To tackle the challenges faced by students, industry and academics, many innovative ideas are being introduced to improve the tertiary education ecosystem.
IS it a bird? Is it a plane? Well, kind of. It’s an AirAsia-Universiti Putra Malaysia (UPM) plane!
In September, AirAsia unveiled a unique design on one of its Airbus A320s. It was a livery of UPM’s Raintree, also known as Enterolobium Cyclocarpum, with UPM’s name prominently emblazoned above its motto, “With Knowledge, We Serve”. Deep.
The AirAsia-UPM plane is the outcome of an innovative initiative known as the CEO @ Faculty Programme which was introduced by the Higher Education Ministry (MOHE) in 2015.
Unknown to many, AirAsia group CEO Tan Sri Tony Fernandes was appointed as an adjunct professor under the programme with UPM, his host university. Suffice to say, this tie-up led to impactful collaborations between the university and famous airline company.
Recently, the ministry emerged as runner-up of the Prime Minister’s Innovation Awards 2017, with MRT Corp taking first place. Among ministries, it was top of the list for its “Soaring Upwards” initiative.
I spoke to Datin Paduka Ir Dr Siti Hamisah Tapsir, director-general of Higher Education, and asked her, “What is Soaring Upwards?”
She responded, “It is the ministry’s motto under which various initiatives have been introduced. It symbolises a continuously improving higher education system.
“While some have pointed out that it is grammatically redundant, the double emphasis is reflective of the innovative, and some may say quirky way we do work at the ministry.”
According to Siti Hamisah, under the Soaring Upwards umbrella, MOHE has introduced 13 innovative programmes.
I asked, “What makes the CEO Faculty Programme so innovative? CEOs already speak in universities all over the world.”
She highlighted the unique features of the programme which involved appointing the CEOs as adjunct professors and coming up with a structured engagement schedule (up to 30 hours a year) to lecture, provide guidance to universities on curriculum development and mentorship to young lecturers.
“To date, 73 CEOs are on board, benefitting more than 90,000 students, investing over 1,500 hours of their time – for free,” said Siti Hamisah.
I asked, “What else?”
“We have the 2u2i Work-Based Learning programme which allows students to spend two years in university and two years doing hands-on practice in the industry. Then there’s the Gap Year National Service programme which enables students to take up to one year off in between their studies to participate in nation-building volunteerism activities.
“We also have My e-Portfolio and the iCGPA assessment systems which not only assess knowledge but also soft skills, volunteerism, communication and leadership, critical thinking, and positive values.
“It’s the first in the world of its kind and unlike previous assessment systems which tended to be too academic-driven,” said Siti Hamisah.
Fair enough. I recall that one of my best-received articles was on Eizaz Azhar, a school dropout at 14 who is now completing his MBA at the Asia School of Business (ASB), a collaboration between the Central Bank of Malaysia and MIT Sloan Management School.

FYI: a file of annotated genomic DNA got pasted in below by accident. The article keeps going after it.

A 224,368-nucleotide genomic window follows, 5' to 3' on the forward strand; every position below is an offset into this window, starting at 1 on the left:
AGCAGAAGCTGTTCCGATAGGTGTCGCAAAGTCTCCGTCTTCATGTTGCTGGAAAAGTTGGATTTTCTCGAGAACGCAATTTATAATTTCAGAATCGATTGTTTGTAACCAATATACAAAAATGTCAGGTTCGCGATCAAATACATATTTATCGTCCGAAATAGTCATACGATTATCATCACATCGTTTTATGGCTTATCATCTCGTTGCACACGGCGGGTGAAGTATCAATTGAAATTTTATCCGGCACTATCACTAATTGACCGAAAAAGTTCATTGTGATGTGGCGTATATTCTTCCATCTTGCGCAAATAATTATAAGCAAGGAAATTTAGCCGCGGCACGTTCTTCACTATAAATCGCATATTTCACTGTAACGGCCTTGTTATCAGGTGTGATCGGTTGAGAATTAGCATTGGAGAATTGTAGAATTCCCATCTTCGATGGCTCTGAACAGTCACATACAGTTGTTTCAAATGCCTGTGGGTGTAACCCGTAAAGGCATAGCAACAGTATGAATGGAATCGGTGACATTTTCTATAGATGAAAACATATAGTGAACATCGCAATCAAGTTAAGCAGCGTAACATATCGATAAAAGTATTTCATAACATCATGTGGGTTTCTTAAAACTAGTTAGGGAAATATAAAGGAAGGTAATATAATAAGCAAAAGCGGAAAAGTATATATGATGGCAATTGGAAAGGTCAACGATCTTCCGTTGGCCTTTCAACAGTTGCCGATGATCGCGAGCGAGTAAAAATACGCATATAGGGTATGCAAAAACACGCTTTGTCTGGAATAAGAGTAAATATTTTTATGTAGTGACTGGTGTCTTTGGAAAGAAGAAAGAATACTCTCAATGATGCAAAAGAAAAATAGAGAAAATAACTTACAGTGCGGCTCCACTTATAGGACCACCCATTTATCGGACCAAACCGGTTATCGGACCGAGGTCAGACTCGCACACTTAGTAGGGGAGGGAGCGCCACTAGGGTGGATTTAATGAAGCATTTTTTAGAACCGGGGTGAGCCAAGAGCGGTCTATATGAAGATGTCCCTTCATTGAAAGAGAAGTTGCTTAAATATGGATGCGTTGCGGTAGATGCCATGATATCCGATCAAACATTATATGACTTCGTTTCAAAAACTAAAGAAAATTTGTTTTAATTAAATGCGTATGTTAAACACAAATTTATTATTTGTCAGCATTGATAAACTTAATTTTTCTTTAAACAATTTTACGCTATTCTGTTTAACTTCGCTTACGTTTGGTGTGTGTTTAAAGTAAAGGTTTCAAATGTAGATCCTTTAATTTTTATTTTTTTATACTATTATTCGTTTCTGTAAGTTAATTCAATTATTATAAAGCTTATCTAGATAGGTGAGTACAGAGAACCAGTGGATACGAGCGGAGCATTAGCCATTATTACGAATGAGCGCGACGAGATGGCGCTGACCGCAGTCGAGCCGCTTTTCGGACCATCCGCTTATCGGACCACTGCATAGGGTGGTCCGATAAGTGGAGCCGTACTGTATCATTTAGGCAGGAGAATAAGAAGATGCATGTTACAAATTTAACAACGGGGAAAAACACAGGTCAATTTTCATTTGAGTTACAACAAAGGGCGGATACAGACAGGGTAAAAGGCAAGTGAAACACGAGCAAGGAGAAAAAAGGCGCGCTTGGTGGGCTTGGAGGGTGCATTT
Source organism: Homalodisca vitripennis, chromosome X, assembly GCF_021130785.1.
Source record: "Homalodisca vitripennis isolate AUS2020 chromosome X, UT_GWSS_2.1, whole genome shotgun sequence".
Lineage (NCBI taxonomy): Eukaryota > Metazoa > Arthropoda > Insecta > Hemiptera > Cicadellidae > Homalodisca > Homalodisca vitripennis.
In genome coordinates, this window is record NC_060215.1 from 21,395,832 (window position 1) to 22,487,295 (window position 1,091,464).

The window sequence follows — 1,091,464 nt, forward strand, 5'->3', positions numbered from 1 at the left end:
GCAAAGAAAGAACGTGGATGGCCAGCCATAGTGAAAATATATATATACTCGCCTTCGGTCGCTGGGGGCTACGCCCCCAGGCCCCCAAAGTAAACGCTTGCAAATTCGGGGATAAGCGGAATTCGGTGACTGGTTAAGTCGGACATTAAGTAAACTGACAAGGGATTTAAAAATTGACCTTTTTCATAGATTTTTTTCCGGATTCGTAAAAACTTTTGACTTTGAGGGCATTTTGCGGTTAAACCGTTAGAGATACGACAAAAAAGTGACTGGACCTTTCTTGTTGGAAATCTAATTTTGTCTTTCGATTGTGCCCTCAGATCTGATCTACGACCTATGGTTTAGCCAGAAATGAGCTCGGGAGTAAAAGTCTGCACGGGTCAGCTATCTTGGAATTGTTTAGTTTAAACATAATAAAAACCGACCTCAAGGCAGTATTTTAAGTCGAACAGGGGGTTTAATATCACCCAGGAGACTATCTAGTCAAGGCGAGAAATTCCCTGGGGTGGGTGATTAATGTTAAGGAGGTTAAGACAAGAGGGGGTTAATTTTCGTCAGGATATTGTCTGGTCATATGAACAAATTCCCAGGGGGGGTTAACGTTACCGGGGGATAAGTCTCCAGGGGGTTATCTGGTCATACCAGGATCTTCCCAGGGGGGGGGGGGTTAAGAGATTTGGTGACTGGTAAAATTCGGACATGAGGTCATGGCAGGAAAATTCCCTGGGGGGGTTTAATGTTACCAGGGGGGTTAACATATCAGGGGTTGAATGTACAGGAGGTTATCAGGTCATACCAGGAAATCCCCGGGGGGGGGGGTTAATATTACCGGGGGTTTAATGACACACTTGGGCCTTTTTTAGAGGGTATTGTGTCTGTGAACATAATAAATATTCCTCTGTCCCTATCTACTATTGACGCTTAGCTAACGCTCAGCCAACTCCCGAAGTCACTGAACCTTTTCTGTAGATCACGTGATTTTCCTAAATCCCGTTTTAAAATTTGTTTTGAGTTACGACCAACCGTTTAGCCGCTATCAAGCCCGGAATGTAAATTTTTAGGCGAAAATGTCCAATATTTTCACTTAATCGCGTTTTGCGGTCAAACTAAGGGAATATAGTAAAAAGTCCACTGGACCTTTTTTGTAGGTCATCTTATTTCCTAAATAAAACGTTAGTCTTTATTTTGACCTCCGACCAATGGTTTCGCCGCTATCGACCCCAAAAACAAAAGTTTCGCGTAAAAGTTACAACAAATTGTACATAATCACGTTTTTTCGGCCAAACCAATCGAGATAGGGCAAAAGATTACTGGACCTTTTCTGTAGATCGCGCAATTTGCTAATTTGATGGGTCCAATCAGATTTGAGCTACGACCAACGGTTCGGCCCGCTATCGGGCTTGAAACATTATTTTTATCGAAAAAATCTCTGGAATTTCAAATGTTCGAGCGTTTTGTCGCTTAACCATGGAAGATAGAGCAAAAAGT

Thanks to an initiative known as APEL (Accreditation of Prior Experiential Learning) under the Malaysian Qualifications Agency (MQA), individuals like Eizaz are able to use their experience as entry into higher education.
Siti Hamisah added, “Just last month, the Prime Minister launched the Malaysia Research and Education Network-X or MyREN-X.
“It is a revolutionary effort that links universities, polytechnics, research centres and agencies in Malaysia to a 100 gigabytes per second network bandwidth (in short, really fast Internet).
“This will spur collaborative research work internationally and allow Malaysia to enhance its nationally coordinated online learning initiative known as Malaysia MOOC.”
I asked, “Won’t this just cause ‘innovation fatigue?”
Siti Hamisah said innovation must always happen and the current innovations address a need within higher education.
“Graduate employability, English language proficiency, industry-academia collaboration, commercialisation of research, creating endowment funds as alternative income-generating streams, and mainstreaming technical and vocational education and training (TVET) are just some of the areas in which we must be innovative to address these challenges – otherwise, we will be left behind.”
Siti Hamisah told me that the ministry is also aggressively looking into the impact of the 4th Industrial Revolution (4IR) on jobs and the future workforce to ensure that “we produce graduates with 21st-century skills who survive and thrive in the future workplace”.
I guess Siti Hamisah has a point. Recently, a US Department of Labour report stated that 65% of today’s schoolchildren will eventually be employed in jobs that have yet to be created – and this doesn’t yet take into account jobs that will be replaced by automation within the next 10 years.
While time will tell whether Malaysia’s Higher Education Ministry is the most innovative, for now, it can take pride that its efforts are not going unnoticed.
Francisco Marmolejo, the World Bank’s lead tertiary education specialist, tweeted in August after attending a seminar on education that “#Malaysia (is) doing innovative work to redesign its #highered system. A global innovative case to follow”.
Danial Rahman has education close to his heart and welcomes feedback at email@example.com. The views expressed here are entirely the writer’s own.
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Danial Rahman has education close to his heart. He tweets at @danial_ari and welcomes feedback at firstname.lastname@example.org.
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